Resist? This is What Persecution and Resistance Looks Like.

 

Nazi occupation

Statue of Archbishop Damaskinos in Athens.

The Archbishop of Athens was the spiritual leader of the Greek Orthodox people of Athens and All Greece, and Damaskinos worked very hard to live up to his position during those hard times. He frequently clashed with the German authorities and the quisling government. In 1943, the Germans began the persecution of the Jews of Greece, and their deportations to Nazi concentration camps. Damaskinos formally protested the actions of the occupational authorities.

According to The International Raoul Wallenberg Foundation the appeal of Damaskinos and his fellow Greeks is unique as no document similar to the protest against the Nazis during World War II has come to light in any other European country.

The letter in part reads:

The Greek Orthodox Church and the Academic World of Greek People Protest against the Persecution… The Greek people were… deeply grieved to learn that the German Occupation Authorities have already started to put into effect a program of gradual deportation of the Greek Jewish community… and that the first groups of deportees are already on their way to Poland…According to the terms of the armistice, all Greek citizens, without distinction of race or religion, were to be treated equally by the Occupation Authorities. The Greek Jews have proven themselves… valuable contributors to the economic growth of the country [and] law-abiding citizens who fully understand their duties as Greeks. They have made sacrifices for the Greek country, and were always on the front lines of the struggle of the Greek nation to defend its inalienable historical rights…

In our national consciousness, all the children of Mother Greece are an inseparable unity: they are equal members of the national body irrespective of religion… Our holy religion does not recognize superior or inferior qualities based on race or religion, as it is stated: ‘There is neither Jew nor Greek’ and thus condemns any attempt to discriminate or create racial or religious differences. Our common fate both in days of glory and in periods of national misfortune forged inseparable bonds between all Greek citizens, without exemption, irrespective of race…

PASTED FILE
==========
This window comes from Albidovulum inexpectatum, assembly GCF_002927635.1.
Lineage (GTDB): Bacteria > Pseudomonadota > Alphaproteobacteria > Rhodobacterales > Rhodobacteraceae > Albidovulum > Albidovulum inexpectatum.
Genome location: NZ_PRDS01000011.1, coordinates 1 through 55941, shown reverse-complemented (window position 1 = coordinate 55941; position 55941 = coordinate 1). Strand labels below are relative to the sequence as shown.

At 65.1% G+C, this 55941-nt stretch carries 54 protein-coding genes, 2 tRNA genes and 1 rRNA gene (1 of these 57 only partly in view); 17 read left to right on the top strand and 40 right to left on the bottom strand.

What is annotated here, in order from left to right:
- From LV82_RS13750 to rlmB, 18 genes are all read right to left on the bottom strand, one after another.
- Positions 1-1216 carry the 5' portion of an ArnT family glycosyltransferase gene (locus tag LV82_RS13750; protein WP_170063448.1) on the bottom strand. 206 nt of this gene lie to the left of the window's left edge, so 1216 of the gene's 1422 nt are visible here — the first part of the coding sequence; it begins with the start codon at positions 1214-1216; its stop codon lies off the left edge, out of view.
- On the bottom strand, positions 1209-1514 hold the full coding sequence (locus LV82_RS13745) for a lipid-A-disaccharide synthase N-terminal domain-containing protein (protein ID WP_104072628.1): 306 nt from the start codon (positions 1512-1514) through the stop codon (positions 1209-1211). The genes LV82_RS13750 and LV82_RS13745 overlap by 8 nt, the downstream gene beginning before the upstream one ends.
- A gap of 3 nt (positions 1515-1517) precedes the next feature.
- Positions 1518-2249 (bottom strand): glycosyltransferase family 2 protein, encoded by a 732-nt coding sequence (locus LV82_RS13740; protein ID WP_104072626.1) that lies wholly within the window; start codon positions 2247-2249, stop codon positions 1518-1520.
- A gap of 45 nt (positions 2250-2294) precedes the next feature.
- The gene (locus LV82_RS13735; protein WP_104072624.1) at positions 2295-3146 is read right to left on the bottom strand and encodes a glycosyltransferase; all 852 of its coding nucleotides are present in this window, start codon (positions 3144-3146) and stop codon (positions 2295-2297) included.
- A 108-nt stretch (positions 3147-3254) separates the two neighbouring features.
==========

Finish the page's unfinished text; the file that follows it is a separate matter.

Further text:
Today we are… deeply concerned with the fate of 60,000 of our fellow citizens who are Jews… we have lived together in both slavery and freedom, and we have come to appreciate their feelings, their brotherly attitude, their economic activity, and most important, their indefectible patriotism…[1]

Damaskinos went on to publish the letter, even though the local Schutzstaffel commander, Jürgen Stroop, threatened to execute him by firing squad. Damaskinos’s famous response to him was:

According to the traditions of the Greek Orthodox Church, our prelates are hanged, not shot. Please respect our traditions![2]

The Archbishop was being boldly sarcastic, as he was referring to the lynching and hanging of Patriarch Gregory V of Constantinople by a Turkish mob in 1821, the point being made that the SS commander would act in a similarly barbaric fashion if he were to carry out his threat.

The churches under his jurisdiction were also ordered quietly by Damaskinos to distribute Christian baptismal certificates to Jews fleeing the Nazis, thus saving thousands of Romaniote Jews in and around Athens.

For his actions in saving Greek Jews during the Holocaust, he was named among the Righteous Among the Nations by Yad Vashem.

 

https://en.wikipedia.org/wiki/Damaskinos_of_Athens

 

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